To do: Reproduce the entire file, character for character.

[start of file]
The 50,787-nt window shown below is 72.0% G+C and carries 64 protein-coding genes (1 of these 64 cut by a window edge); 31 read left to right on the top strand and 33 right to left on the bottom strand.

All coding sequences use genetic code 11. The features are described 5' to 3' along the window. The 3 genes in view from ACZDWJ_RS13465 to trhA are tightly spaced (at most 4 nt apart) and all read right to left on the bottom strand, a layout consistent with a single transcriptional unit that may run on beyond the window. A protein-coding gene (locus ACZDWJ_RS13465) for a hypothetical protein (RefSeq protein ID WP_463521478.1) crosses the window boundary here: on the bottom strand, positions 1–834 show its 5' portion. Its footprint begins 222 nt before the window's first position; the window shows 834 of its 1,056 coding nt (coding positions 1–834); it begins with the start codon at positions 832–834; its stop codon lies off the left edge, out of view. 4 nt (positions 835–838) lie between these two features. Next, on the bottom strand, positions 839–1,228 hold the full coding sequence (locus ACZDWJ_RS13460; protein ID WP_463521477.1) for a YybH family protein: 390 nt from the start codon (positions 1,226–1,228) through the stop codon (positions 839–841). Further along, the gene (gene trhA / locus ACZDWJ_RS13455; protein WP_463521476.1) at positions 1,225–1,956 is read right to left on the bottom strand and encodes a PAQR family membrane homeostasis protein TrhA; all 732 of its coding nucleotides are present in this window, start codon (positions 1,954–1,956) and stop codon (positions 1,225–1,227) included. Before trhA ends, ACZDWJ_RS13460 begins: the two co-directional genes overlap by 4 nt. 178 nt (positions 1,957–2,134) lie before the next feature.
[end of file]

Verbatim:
The 50,787-nt window shown below is 72.0% G+C and carries 64 protein-coding genes (1 of these 64 cut by a window edge); 31 read left to right on the top strand and 33 right to left on the bottom strand.

All coding sequences use genetic code 11. The features are described 5' to 3' along the window. The 3 genes in view from ACZDWJ_RS13465 to trhA are tightly spaced (at most 4 nt apart) and all read right to left on the bottom strand, a layout consistent with a single transcriptional unit that may run on beyond the window. A protein-coding gene (locus ACZDWJ_RS13465) for a hypothetical protein (RefSeq protein ID WP_463521478.1) crosses the window boundary here: on the bottom strand, positions 1–834 show its 5' portion. Its footprint begins 222 nt before the window's first position; the window shows 834 of its 1,056 coding nt (coding positions 1–834); it begins with the start codon at positions 832–834; its stop codon lies off the left edge, out of view. 4 nt (positions 835–838) lie between these two features. Next, on the bottom strand, positions 839–1,228 hold the full coding sequence (locus ACZDWJ_RS13460; protein ID WP_463521477.1) for a YybH family protein: 390 nt from the start codon (positions 1,226–1,228) through the stop codon (positions 839–841). Further along, the gene (gene trhA / locus ACZDWJ_RS13455; protein WP_463521476.1) at positions 1,225–1,956 is read right to left on the bottom strand and encodes a PAQR family membrane homeostasis protein TrhA; all 732 of its coding nucleotides are present in this window, start codon (positions 1,954–1,956) and stop codon (positions 1,225–1,227) included. Before trhA ends, ACZDWJ_RS13460 begins: the two co-directional genes overlap by 4 nt. 178 nt (positions 1,957–2,134) lie before the next feature.